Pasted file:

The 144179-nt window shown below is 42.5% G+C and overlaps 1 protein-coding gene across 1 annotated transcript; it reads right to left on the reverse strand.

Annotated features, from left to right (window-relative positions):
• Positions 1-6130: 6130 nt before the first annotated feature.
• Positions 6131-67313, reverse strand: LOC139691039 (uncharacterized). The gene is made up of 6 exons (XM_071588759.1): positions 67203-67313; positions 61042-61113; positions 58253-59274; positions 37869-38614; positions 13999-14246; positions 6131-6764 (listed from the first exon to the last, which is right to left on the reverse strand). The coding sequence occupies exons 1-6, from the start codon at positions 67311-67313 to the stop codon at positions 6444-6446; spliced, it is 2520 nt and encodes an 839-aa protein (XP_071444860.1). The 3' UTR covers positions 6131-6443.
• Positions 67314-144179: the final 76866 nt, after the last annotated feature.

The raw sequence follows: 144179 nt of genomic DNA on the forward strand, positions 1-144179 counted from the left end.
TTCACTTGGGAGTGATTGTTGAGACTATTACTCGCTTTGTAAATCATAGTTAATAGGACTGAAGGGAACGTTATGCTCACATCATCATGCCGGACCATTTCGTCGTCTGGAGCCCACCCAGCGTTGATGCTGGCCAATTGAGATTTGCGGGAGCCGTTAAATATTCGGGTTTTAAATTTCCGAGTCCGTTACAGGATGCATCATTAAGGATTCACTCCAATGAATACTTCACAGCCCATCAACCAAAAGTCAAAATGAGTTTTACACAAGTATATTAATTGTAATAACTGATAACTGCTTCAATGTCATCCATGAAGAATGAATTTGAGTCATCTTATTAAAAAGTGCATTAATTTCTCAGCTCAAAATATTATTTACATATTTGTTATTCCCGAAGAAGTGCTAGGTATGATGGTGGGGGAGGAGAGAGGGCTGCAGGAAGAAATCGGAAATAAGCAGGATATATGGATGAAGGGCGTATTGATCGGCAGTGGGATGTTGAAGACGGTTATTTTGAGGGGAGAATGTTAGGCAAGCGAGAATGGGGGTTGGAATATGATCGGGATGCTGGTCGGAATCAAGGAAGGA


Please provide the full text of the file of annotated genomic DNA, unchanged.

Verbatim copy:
The 144179-nt window shown below is 42.5% G+C and overlaps 1 protein-coding gene across 1 annotated transcript; it reads right to left on the reverse strand.

Annotated features, from left to right (window-relative positions):
• Positions 1-6130: 6130 nt before the first annotated feature.
• Positions 6131-67313, reverse strand: LOC139691039 (uncharacterized). The gene is made up of 6 exons (XM_071588759.1): positions 67203-67313; positions 61042-61113; positions 58253-59274; positions 37869-38614; positions 13999-14246; positions 6131-6764 (listed from the first exon to the last, which is right to left on the reverse strand). The coding sequence occupies exons 1-6, from the start codon at positions 67311-67313 to the stop codon at positions 6444-6446; spliced, it is 2520 nt and encodes an 839-aa protein (XP_071444860.1). The 3' UTR covers positions 6131-6443.
• Positions 67314-144179: the final 76866 nt, after the last annotated feature.

The raw sequence follows: 144179 nt of genomic DNA on the forward strand, positions 1-144179 counted from the left end.
TTCACTTGGGAGTGATTGTTGAGACTATTACTCGCTTTGTAAATCATAGTTAATAGGACTGAAGGGAACGTTATGCTCACATCATCATGCCGGACCATTTCGTCGTCTGGAGCCCACCCAGCGTTGATGCTGGCCAATTGAGATTTGCGGGAGCCGTTAAATATTCGGGTTTTAAATTTCCGAGTCCGTTACAGGATGCATCATTAAGGATTCACTCCAATGAATACTTCACAGCCCATCAACCAAAAGTCAAAATGAGTTTTACACAAGTATATTAATTGTAATAACTGATAACTGCTTCAATGTCATCCATGAAGAATGAATTTGAGTCATCTTATTAAAAAGTGCATTAATTTCTCAGCTCAAAATATTATTTACATATTTGTTATTCCCGAAGAAGTGCTAGGTATGATGGTGGGGGAGGAGAGAGGGCTGCAGGAAGAAATCGGAAATAAGCAGGATATATGGATGAAGGGCGTATTGATCGGCAGTGGGATGTTGAAGACGGTTATTTTGAGGGGAGAATGTTAGGCAAGCGAGAATGGGGGTTGGAATATGATCGGGATGCTGGTCGGAATCAAGGAAGGA